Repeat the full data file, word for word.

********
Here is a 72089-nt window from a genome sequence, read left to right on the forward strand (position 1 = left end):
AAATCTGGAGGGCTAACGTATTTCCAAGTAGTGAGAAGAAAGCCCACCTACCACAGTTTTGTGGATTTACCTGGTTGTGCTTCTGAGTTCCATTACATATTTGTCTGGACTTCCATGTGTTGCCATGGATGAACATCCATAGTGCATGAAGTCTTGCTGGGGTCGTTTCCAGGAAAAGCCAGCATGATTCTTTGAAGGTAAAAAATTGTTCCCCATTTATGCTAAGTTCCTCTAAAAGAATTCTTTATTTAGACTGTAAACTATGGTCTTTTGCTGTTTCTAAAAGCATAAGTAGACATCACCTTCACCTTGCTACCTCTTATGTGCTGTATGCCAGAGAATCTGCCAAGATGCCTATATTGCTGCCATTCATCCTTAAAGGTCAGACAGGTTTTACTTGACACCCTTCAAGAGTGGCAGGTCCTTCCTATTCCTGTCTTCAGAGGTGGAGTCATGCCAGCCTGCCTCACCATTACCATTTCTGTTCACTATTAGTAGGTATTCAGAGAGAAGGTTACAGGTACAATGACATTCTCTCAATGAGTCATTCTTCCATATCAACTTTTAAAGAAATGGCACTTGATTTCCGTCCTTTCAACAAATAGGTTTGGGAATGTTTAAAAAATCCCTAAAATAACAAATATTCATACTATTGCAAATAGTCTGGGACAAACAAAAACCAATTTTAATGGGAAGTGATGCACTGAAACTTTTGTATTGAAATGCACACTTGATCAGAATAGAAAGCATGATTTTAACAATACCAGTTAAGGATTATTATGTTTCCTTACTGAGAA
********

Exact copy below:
Here is a 72089-nt window from a genome sequence, read left to right on the forward strand (position 1 = left end):
AAATCTGGAGGGCTAACGTATTTCCAAGTAGTGAGAAGAAAGCCCACCTACCACAGTTTTGTGGATTTACCTGGTTGTGCTTCTGAGTTCCATTACATATTTGTCTGGACTTCCATGTGTTGCCATGGATGAACATCCATAGTGCATGAAGTCTTGCTGGGGTCGTTTCCAGGAAAAGCCAGCATGATTCTTTGAAGGTAAAAAATTGTTCCCCATTTATGCTAAGTTCCTCTAAAAGAATTCTTTATTTAGACTGTAAACTATGGTCTTTTGCTGTTTCTAAAAGCATAAGTAGACATCACCTTCACCTTGCTACCTCTTATGTGCTGTATGCCAGAGAATCTGCCAAGATGCCTATATTGCTGCCATTCATCCTTAAAGGTCAGACAGGTTTTACTTGACACCCTTCAAGAGTGGCAGGTCCTTCCTATTCCTGTCTTCAGAGGTGGAGTCATGCCAGCCTGCCTCACCATTACCATTTCTGTTCACTATTAGTAGGTATTCAGAGAGAAGGTTACAGGTACAATGACATTCTCTCAATGAGTCATTCTTCCATATCAACTTTTAAAGAAATGGCACTTGATTTCCGTCCTTTCAACAAATAGGTTTGGGAATGTTTAAAAAATCCCTAAAATAACAAATATTCATACTATTGCAAATAGTCTGGGACAAACAAAAACCAATTTTAATGGGAAGTGATGCACTGAAACTTTTGTATTGAAATGCACACTTGATCAGAATAGAAAGCATGATTTTAACAATACCAGTTAAGGATTATTATGTTTCCTTACTGAGAA